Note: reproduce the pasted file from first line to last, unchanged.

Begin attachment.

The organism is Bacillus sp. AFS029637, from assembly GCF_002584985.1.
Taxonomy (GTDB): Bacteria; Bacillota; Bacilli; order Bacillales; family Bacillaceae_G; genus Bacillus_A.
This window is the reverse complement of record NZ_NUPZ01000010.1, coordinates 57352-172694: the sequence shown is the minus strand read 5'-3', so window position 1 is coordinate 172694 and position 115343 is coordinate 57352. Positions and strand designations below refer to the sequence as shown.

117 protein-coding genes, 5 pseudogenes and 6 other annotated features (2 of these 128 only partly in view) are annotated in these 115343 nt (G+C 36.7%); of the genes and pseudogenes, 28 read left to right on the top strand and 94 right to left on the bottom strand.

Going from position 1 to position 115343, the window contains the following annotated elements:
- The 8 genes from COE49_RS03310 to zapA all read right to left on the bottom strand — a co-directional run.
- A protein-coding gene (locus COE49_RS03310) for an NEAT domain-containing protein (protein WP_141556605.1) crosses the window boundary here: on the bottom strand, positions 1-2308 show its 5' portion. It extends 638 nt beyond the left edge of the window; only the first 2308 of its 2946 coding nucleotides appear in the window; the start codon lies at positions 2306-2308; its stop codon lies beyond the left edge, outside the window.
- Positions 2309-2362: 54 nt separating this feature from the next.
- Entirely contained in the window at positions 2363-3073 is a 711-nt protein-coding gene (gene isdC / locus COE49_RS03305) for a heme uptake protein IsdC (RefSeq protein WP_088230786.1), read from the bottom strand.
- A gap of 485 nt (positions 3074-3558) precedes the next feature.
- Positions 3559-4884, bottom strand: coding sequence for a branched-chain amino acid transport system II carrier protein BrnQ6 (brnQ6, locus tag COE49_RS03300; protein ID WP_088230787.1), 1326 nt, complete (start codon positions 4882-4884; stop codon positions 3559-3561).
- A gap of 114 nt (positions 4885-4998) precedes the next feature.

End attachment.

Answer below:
The organism is Bacillus sp. AFS029637, from assembly GCF_002584985.1.
Taxonomy (GTDB): Bacteria; Bacillota; Bacilli; order Bacillales; family Bacillaceae_G; genus Bacillus_A.
This window is the reverse complement of record NZ_NUPZ01000010.1, coordinates 57352-172694: the sequence shown is the minus strand read 5'-3', so window position 1 is coordinate 172694 and position 115343 is coordinate 57352. Positions and strand designations below refer to the sequence as shown.

117 protein-coding genes, 5 pseudogenes and 6 other annotated features (2 of these 128 only partly in view) are annotated in these 115343 nt (G+C 36.7%); of the genes and pseudogenes, 28 read left to right on the top strand and 94 right to left on the bottom strand.

Going from position 1 to position 115343, the window contains the following annotated elements:
- The 8 genes from COE49_RS03310 to zapA all read right to left on the bottom strand — a co-directional run.
- A protein-coding gene (locus COE49_RS03310) for an NEAT domain-containing protein (protein WP_141556605.1) crosses the window boundary here: on the bottom strand, positions 1-2308 show its 5' portion. It extends 638 nt beyond the left edge of the window; only the first 2308 of its 2946 coding nucleotides appear in the window; the start codon lies at positions 2306-2308; its stop codon lies beyond the left edge, outside the window.
- Positions 2309-2362: 54 nt separating this feature from the next.
- Entirely contained in the window at positions 2363-3073 is a 711-nt protein-coding gene (gene isdC / locus COE49_RS03305) for a heme uptake protein IsdC (RefSeq protein WP_088230786.1), read from the bottom strand.
- A gap of 485 nt (positions 3074-3558) precedes the next feature.
- Positions 3559-4884, bottom strand: coding sequence for a branched-chain amino acid transport system II carrier protein BrnQ6 (brnQ6, locus tag COE49_RS03300; protein ID WP_088230787.1), 1326 nt, complete (start codon positions 4882-4884; stop codon positions 3559-3561).
- A gap of 114 nt (positions 4885-4998) precedes the next feature.